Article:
May 6, 2022 For Immediate Release | Contact: Georgeanna Sullivan (202) 225-2956
BLAINE’S BULLETIN: NATIONAL SMALL BUSINESS WEEK
Small businesses are the embodiment of the American Dream. There is something profound about entrepreneurs across the country betting on themselves and their communities to be their support systems, while simultaneously providing good jobs and economic growth. It is because of small business owners that Main Street America — including many of the smaller and more rural towns like here in the Third District – can continue to thrive.
This week we are celebrating Small Business Week and all the good that small, local, and independently owned businesses do for our state and our country. There are 32 million small businesses in this country that spur economic growth, support nearly 61 million jobs, and spearhead innovation. Small Business Week also happened to be a District Work Week for Congress, so I have been able to meet with business owners across the Third District for the past several days. These Missourians keep our towns going, and we are lucky to have so many people who see the importance of investing in the place we all call home.
Last week, I introduced the Improve the SBA Act in an effort to get the federal government out of the way for small businesses across the country so they can continue to reinvigorate our economy. My role as the top Republican on the House Small Business Committee has allowed me even deeper insight into what issues are facings our nation’s small business owners, and this bill seeks to remedy as many of these problems as possible. First and foremost, it would reform the Small Business Administration (SBA) so the agency runs more efficiently to best serve small businesses without unnecessary regulation. The bill would also ensure integrity in the SBA’s counseling services and increase the agency’s outreach to rural and smaller communities across the country, where small businesses can have an especially large footprint. The IMPROVE the SBA Act would also get the SBA out of the direct lending business – something history has shown it is clearly not equipped for – and empower private sector lending so that small business owners can continue to work with their local lenders who know them best. And finally, this bill would provide increased Congressional oversight over this often unreliable agency and more transparency to the American public. According to the SBA Inspector General just the SBA’s Economic Injury Disaster Loan (EIDL) Program has squandered up to $84 billion in fraudulent loans over the past two years. Clearly my reforms are badly needed.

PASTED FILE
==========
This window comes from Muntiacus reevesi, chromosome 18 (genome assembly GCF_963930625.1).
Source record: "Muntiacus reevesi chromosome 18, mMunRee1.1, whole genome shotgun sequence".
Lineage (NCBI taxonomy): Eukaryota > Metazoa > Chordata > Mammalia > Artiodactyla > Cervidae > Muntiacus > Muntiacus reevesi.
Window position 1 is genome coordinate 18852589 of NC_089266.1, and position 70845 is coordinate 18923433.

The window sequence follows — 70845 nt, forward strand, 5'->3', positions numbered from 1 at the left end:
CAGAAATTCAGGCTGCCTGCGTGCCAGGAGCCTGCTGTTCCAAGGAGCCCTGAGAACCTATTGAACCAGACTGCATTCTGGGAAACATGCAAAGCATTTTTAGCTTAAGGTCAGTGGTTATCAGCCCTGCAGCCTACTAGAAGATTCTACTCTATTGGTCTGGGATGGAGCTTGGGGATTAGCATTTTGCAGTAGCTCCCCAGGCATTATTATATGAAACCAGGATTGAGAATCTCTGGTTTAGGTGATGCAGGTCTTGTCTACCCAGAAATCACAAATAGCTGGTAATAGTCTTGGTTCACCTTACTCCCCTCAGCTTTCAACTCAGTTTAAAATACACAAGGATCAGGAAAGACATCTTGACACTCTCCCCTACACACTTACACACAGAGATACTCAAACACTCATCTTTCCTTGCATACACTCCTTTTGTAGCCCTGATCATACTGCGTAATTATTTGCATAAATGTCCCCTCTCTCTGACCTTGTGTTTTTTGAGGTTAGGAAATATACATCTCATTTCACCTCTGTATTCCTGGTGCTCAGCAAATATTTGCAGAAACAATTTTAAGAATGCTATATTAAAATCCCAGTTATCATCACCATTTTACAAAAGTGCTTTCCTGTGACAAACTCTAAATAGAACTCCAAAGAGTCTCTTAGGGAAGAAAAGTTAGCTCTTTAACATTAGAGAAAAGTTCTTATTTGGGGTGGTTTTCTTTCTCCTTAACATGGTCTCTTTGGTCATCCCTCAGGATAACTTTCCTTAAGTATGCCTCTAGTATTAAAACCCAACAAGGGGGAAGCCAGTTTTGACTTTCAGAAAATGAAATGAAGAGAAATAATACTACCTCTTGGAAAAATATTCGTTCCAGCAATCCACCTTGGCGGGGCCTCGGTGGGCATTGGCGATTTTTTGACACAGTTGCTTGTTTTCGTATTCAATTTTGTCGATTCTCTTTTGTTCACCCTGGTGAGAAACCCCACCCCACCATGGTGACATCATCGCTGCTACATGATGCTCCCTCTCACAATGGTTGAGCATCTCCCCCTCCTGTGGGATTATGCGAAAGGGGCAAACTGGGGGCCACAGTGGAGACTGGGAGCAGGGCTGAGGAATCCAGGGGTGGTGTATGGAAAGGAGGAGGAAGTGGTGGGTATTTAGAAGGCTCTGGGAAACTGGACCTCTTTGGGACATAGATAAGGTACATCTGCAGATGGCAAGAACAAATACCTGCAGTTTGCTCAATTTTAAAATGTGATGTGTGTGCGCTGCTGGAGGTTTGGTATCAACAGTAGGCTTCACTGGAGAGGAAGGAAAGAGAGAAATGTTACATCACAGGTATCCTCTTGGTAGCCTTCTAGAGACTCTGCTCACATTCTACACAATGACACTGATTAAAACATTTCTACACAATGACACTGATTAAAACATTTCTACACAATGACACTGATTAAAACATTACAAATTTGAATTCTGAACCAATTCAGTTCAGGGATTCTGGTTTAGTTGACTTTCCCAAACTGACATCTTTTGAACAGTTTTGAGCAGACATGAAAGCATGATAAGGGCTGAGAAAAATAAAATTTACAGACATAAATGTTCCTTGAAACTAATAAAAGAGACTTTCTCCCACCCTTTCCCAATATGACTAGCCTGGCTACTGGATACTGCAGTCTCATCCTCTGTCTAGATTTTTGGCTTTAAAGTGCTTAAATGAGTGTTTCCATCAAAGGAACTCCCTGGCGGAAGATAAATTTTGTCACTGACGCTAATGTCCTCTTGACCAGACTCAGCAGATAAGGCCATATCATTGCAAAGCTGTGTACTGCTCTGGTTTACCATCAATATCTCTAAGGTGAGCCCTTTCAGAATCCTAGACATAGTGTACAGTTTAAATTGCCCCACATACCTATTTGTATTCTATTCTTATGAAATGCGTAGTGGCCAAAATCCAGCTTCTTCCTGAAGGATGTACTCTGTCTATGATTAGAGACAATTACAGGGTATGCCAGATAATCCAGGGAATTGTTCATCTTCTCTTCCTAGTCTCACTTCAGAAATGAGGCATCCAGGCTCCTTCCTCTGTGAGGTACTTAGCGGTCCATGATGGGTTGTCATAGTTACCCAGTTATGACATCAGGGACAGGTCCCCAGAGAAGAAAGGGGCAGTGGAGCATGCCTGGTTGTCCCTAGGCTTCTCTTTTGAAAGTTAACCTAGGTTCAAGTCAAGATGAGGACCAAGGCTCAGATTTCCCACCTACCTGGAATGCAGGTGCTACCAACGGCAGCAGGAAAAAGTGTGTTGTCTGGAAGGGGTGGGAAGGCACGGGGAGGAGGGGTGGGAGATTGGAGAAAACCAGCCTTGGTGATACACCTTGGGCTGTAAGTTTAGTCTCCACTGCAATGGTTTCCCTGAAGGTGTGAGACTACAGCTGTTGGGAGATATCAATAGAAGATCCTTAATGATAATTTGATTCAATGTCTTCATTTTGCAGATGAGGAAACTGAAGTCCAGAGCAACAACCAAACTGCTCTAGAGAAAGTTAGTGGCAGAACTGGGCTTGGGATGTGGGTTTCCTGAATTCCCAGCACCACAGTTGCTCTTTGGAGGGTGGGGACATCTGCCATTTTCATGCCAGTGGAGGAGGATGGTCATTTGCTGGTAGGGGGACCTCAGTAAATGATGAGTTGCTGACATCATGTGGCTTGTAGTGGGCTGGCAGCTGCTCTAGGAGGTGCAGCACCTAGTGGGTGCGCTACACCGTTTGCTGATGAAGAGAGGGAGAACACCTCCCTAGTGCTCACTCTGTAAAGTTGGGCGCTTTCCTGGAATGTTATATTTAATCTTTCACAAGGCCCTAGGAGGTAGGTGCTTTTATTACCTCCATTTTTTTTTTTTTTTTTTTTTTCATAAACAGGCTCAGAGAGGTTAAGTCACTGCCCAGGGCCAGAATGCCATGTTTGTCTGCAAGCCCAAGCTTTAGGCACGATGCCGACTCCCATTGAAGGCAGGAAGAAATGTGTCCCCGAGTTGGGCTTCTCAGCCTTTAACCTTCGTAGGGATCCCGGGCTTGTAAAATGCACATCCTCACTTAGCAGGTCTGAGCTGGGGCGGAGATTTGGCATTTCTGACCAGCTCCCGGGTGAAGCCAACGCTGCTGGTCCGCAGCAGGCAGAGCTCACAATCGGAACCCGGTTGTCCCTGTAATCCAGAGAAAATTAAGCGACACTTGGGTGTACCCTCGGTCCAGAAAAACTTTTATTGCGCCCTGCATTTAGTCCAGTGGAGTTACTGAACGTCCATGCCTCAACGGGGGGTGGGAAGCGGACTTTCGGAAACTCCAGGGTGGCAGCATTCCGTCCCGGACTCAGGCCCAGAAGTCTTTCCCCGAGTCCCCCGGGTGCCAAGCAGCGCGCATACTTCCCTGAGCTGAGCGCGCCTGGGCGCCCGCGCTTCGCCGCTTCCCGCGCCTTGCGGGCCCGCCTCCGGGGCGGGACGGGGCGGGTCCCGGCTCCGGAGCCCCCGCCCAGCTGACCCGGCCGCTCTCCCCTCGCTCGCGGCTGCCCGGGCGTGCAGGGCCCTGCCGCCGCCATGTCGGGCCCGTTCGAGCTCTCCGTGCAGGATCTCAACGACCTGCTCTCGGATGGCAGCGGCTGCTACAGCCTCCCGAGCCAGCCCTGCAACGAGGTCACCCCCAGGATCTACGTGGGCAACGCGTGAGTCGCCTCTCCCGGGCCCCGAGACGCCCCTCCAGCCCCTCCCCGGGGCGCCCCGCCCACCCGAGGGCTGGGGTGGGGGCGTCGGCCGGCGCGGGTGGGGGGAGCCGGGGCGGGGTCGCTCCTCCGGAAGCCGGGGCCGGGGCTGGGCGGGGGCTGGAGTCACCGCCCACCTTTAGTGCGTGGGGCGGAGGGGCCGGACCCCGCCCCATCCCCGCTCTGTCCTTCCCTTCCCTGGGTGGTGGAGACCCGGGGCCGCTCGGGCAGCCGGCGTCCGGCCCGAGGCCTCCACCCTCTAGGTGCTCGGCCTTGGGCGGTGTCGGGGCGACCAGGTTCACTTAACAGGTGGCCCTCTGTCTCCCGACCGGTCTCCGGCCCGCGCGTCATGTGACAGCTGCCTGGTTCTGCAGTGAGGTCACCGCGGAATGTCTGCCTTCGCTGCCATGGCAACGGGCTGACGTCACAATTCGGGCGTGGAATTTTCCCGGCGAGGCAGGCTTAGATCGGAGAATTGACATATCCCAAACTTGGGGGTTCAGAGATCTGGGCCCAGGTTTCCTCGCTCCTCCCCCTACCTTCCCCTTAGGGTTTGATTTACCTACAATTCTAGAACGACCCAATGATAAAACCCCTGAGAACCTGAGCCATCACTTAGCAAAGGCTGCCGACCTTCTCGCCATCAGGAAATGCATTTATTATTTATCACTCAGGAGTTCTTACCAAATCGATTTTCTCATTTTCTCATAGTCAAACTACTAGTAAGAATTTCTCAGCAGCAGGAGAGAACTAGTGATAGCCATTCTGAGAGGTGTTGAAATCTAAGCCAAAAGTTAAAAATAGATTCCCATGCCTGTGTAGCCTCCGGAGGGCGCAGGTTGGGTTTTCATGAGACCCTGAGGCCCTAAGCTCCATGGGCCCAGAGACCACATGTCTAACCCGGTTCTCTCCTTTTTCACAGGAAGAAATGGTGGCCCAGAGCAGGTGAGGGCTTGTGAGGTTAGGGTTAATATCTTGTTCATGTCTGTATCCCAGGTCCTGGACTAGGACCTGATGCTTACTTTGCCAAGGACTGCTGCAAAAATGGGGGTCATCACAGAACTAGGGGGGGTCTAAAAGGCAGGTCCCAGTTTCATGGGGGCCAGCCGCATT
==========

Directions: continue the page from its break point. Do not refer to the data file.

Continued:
With the heart, long hours and flat out hard work that goes into running a small business, they have always played a special role in towns across America. But the pandemic really put it all into perspective, and communities rallied behind their friends and neighbors who run small businesses to help them stay afloat. The local hardware store, ice cream shop, restaurants, florists, barbers – and so much more – are integral to the fabric of towns here in Missouri and across America, and COVID showed that small businesses need us just as much as we need them. They keep our local economies humming along while creating good job opportunities for friends and neighbors in the community, but they also need our support to accomplish these things. The economic situation our nation is facing has made operating a small business an uphill battle, with record high job U.S. openings being reported and inflation numbers that won’t stop making history. Small businesses need our continued support as they face this economic headwind, and I hope you’ll join me in shopping small whenever possible so they and the communities they serve can keep thriving.
CONTACT US: As always, for those of you with Internet access, I encourage you to visit my official website. For those without access to the Internet, I encourage you to call my offices in Jefferson City (573-635-7232) Washington, Mo. (636-239-2276), or Wentzville (636-327-7055) with your questions and concerns. If you want even greater access to what I am working on, please visit my YouTube site, Facebook page, and keep up-to-date with Twitter and Instagram.